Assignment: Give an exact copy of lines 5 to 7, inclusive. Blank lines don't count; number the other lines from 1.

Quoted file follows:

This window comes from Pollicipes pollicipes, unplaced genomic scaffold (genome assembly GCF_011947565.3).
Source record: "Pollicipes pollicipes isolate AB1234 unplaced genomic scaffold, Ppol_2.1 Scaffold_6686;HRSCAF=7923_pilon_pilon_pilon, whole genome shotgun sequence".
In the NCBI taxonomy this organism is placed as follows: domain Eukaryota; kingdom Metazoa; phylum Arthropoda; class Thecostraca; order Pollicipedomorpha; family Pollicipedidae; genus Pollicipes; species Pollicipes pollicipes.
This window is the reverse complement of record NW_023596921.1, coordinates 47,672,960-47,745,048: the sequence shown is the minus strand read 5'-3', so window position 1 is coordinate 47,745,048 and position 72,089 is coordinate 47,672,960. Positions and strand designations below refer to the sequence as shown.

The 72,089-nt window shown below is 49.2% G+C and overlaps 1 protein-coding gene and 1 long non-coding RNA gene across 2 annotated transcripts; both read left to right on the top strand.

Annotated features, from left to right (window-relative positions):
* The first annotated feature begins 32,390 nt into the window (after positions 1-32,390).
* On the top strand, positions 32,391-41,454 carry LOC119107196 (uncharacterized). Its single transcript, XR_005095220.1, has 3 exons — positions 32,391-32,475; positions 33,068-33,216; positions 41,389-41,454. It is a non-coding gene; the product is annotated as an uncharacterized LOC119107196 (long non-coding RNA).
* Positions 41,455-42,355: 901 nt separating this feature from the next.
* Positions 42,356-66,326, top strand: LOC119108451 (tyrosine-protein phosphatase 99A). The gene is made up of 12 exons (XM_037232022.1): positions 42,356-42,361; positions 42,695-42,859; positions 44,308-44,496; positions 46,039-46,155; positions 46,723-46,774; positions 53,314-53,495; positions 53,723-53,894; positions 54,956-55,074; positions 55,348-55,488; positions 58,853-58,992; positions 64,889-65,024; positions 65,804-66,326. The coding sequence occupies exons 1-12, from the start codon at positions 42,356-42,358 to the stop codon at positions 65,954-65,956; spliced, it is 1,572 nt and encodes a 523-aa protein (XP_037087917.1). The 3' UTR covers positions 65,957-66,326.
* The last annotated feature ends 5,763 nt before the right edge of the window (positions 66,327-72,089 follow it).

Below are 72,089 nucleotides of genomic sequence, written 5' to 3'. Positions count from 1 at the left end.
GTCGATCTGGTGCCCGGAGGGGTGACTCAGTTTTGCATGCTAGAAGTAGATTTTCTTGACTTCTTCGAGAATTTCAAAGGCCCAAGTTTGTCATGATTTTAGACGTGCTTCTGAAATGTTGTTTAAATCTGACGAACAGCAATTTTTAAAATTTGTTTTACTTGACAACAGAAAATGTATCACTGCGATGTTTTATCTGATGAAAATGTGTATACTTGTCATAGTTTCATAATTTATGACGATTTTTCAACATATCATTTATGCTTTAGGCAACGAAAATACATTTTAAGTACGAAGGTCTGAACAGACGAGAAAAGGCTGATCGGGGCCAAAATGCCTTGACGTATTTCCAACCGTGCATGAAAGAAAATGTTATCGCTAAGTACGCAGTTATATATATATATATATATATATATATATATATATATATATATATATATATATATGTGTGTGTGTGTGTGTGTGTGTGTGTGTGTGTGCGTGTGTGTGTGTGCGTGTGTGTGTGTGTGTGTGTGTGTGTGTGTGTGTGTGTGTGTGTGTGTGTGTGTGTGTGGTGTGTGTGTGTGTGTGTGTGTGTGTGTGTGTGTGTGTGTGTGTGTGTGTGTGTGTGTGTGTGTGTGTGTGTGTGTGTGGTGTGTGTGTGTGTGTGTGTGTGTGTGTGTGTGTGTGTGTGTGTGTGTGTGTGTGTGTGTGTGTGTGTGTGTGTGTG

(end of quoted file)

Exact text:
The 72,089-nt window shown below is 49.2% G+C and overlaps 1 protein-coding gene and 1 long non-coding RNA gene across 2 annotated transcripts; both read left to right on the top strand.

Annotated features, from left to right (window-relative positions):
* The first annotated feature begins 32,390 nt into the window (after positions 1-32,390).